And finally, research and innovation.  Our focus is promoting the technologies that will drive not just Europe’s energy transition, but the world.  This means renewables, smart grids, smart homes, electromobility, carbon capture and storage, and safe nuclear.  Together, these measures will make a stronger, unified Europe, ready to stand tall against those who use energy as a political weapon.

But true strength is never acting alone, but acting alongside friends.  And in the field of energy, the European Union has no greater friend than United States.  I would like to turn, finally, to the topic of our cooperation.

Today, we stand together on climate.  We have common strategies on how to arrive to Paris and have an ambitious, binding agreement in order to fulfill the demands that science impose on us to control the increase of temperatures in the world by 2 degrees centigrade.  We stand together on new technologies and standards.  And we are discussing currently an ambitious trade and investment agreement that, from a European point of view, should have an energy chapter.  And we stand together for Ukraine.  Our strength is our unity:  “La union hace la fuerza.”

On climate, I have met this week with my friend Todd Stern.  We shared many ideas on how to reach a global deal in Paris in December.  A legally binding climate deal would be the greatest single act for sending long-term clarity to the markets.  And we will only get there if the United States and the European Union are on the same page and the same wavelength.

On new technology, we are working together on nuclear fusion, on smart grids, on hydrogen fuel cells, on electric vehicles, and in many other fields.  To take one example, the Argonne National Laboratory and European Commission Joint Research Center are running our joint program on e-vehicles and smart grids.  And we are also working to coordinate policies, set compatibility standards and incentives.  These will help promote the market uptake of these technologies.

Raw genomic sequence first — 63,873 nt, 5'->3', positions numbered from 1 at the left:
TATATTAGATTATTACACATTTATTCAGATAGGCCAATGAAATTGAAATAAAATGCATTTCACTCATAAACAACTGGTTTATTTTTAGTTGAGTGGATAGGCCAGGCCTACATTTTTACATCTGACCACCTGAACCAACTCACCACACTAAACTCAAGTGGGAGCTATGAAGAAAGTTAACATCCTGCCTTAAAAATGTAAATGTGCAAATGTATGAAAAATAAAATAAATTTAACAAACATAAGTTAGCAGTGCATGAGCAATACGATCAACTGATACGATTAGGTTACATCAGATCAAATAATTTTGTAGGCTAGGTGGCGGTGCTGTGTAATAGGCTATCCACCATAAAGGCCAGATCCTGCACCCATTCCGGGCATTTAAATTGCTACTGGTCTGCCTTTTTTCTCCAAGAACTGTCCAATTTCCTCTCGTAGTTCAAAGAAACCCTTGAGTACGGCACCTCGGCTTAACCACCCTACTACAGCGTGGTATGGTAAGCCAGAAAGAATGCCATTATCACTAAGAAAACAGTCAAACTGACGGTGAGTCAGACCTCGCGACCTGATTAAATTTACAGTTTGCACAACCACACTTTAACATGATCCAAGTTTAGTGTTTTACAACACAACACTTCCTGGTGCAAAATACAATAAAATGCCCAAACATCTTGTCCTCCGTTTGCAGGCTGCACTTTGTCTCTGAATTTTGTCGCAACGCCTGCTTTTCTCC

And finally on Ukraine, our cooperation there has been immense.  From reform message in Ukraine to sanctions against Russia, from reverse gas flows from Slovakia to Ukraine, to integration of Southeast Europe and the European Union energy market, all have been driven by European Union and United States cooperation.  Together, then, we already have achieved so much, but we could still achieve so much more.

The best way to do this is through our transatlantic market, the world’s largest trade and investment zone.  Total United States investment in European Union is three times higher than in all of last year.  European Union investment in the United States is eight times that of our investment in India and China combined.  Energy needs to be a key part of the Trans-Atlantic Trade and Investment Partnership discussions.  Our transatlantic energy approach needs to be embedded in this new agreement.  We need detailed provisions and promote common standards for the energy sector, and we need gas to be traded freely across the Atlantic.  And we should not stop with the TTIP.  We should promote our approach globally, particularly in countries where the state plays an excessive role in the energy sector.  The goal is a stronger set of rules for the energy sector in the entire multilateral trade system. 

To sum up, Europe faces a time of severe energy security challenges, but I am optimistic.  I know we can build a more secure and stable future.  The foundation will be a new energy union for Europe, and the very first block will be a stronger transatlantic partnership.  I hope I can count on your support to cement that partnership and take it to the next level.

It has been a pleasure for me to address such a distinguished audience here today, and thank you very much for your attention.  (Applause.)

DAVID KORANYI:  Commissioner, thank you very much for these very insightful, very comprehensive remarks.

Let me introduce myself.  I’m David Koranyi.  I’m the director of the Atlantic Council’s Eurasian Energy Futures Initiative.  I’m also responsible for the Istanbul Summit’s agenda that takes place every November.  And we had the great pleasure of having the commissioner there last November, as Fred mentioned at the beginning.